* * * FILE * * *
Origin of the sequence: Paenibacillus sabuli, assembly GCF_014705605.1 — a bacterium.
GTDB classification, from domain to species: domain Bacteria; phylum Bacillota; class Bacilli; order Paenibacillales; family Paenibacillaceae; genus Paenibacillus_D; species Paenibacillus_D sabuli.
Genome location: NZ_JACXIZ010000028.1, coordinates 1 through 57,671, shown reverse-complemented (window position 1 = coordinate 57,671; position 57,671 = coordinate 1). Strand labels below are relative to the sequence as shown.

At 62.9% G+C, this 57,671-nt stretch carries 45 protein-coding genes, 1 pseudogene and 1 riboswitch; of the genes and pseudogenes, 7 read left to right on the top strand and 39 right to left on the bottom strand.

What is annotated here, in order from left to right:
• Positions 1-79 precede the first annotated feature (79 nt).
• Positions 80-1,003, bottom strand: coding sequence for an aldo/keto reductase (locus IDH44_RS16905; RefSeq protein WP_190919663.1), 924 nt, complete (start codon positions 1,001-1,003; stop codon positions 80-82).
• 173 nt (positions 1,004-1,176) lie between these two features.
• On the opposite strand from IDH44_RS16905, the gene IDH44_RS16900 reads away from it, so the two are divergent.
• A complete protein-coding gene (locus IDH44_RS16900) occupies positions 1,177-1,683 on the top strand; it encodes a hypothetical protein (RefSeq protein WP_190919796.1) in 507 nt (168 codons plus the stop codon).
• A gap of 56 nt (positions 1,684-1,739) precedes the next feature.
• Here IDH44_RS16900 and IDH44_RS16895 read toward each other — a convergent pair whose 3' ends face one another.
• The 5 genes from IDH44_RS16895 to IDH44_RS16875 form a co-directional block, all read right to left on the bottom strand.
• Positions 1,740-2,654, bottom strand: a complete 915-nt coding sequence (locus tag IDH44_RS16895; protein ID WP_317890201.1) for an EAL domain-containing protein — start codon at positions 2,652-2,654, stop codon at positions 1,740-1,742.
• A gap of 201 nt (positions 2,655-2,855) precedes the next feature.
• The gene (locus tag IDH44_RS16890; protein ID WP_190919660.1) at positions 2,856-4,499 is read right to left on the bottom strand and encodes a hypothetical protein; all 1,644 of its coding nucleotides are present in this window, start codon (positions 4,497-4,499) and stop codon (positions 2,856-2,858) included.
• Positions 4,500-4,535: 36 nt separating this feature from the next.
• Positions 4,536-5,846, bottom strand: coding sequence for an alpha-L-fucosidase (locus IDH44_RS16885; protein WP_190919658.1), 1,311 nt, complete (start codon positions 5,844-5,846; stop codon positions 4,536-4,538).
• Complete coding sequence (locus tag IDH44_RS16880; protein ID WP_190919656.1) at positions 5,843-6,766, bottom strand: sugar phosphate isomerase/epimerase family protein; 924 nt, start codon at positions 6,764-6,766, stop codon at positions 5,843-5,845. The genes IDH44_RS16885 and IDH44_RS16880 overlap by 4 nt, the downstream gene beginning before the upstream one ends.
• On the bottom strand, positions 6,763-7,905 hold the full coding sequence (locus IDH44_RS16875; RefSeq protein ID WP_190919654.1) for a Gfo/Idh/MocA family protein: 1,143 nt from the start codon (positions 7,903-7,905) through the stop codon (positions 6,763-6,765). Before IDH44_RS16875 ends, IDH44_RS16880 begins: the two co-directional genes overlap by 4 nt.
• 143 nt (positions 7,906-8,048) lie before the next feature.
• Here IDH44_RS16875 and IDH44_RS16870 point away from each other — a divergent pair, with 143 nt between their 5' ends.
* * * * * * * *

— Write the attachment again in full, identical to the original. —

Origin of the sequence: Paenibacillus sabuli, assembly GCF_014705605.1 — a bacterium.
GTDB classification, from domain to species: domain Bacteria; phylum Bacillota; class Bacilli; order Paenibacillales; family Paenibacillaceae; genus Paenibacillus_D; species Paenibacillus_D sabuli.
Genome location: NZ_JACXIZ010000028.1, coordinates 1 through 57,671, shown reverse-complemented (window position 1 = coordinate 57,671; position 57,671 = coordinate 1). Strand labels below are relative to the sequence as shown.

At 62.9% G+C, this 57,671-nt stretch carries 45 protein-coding genes, 1 pseudogene and 1 riboswitch; of the genes and pseudogenes, 7 read left to right on the top strand and 39 right to left on the bottom strand.

What is annotated here, in order from left to right:
• Positions 1-79 precede the first annotated feature (79 nt).
• Positions 80-1,003, bottom strand: coding sequence for an aldo/keto reductase (locus IDH44_RS16905; RefSeq protein WP_190919663.1), 924 nt, complete (start codon positions 1,001-1,003; stop codon positions 80-82).
• 173 nt (positions 1,004-1,176) lie between these two features.
• On the opposite strand from IDH44_RS16905, the gene IDH44_RS16900 reads away from it, so the two are divergent.
• A complete protein-coding gene (locus IDH44_RS16900) occupies positions 1,177-1,683 on the top strand; it encodes a hypothetical protein (RefSeq protein WP_190919796.1) in 507 nt (168 codons plus the stop codon).
• A gap of 56 nt (positions 1,684-1,739) precedes the next feature.
• Here IDH44_RS16900 and IDH44_RS16895 read toward each other — a convergent pair whose 3' ends face one another.
• The 5 genes from IDH44_RS16895 to IDH44_RS16875 form a co-directional block, all read right to left on the bottom strand.
• Positions 1,740-2,654, bottom strand: a complete 915-nt coding sequence (locus tag IDH44_RS16895; protein ID WP_317890201.1) for an EAL domain-containing protein — start codon at positions 2,652-2,654, stop codon at positions 1,740-1,742.
• A gap of 201 nt (positions 2,655-2,855) precedes the next feature.
• The gene (locus tag IDH44_RS16890; protein ID WP_190919660.1) at positions 2,856-4,499 is read right to left on the bottom strand and encodes a hypothetical protein; all 1,644 of its coding nucleotides are present in this window, start codon (positions 4,497-4,499) and stop codon (positions 2,856-2,858) included.
• Positions 4,500-4,535: 36 nt separating this feature from the next.
• Positions 4,536-5,846, bottom strand: coding sequence for an alpha-L-fucosidase (locus IDH44_RS16885; protein WP_190919658.1), 1,311 nt, complete (start codon positions 5,844-5,846; stop codon positions 4,536-4,538).
• Complete coding sequence (locus tag IDH44_RS16880; protein ID WP_190919656.1) at positions 5,843-6,766, bottom strand: sugar phosphate isomerase/epimerase family protein; 924 nt, start codon at positions 6,764-6,766, stop codon at positions 5,843-5,845. The genes IDH44_RS16885 and IDH44_RS16880 overlap by 4 nt, the downstream gene beginning before the upstream one ends.
• On the bottom strand, positions 6,763-7,905 hold the full coding sequence (locus IDH44_RS16875; RefSeq protein ID WP_190919654.1) for a Gfo/Idh/MocA family protein: 1,143 nt from the start codon (positions 7,903-7,905) through the stop codon (positions 6,763-6,765). Before IDH44_RS16875 ends, IDH44_RS16880 begins: the two co-directional genes overlap by 4 nt.
• 143 nt (positions 7,906-8,048) lie before the next feature.
• Here IDH44_RS16875 and IDH44_RS16870 point away from each other — a divergent pair, with 143 nt between their 5' ends.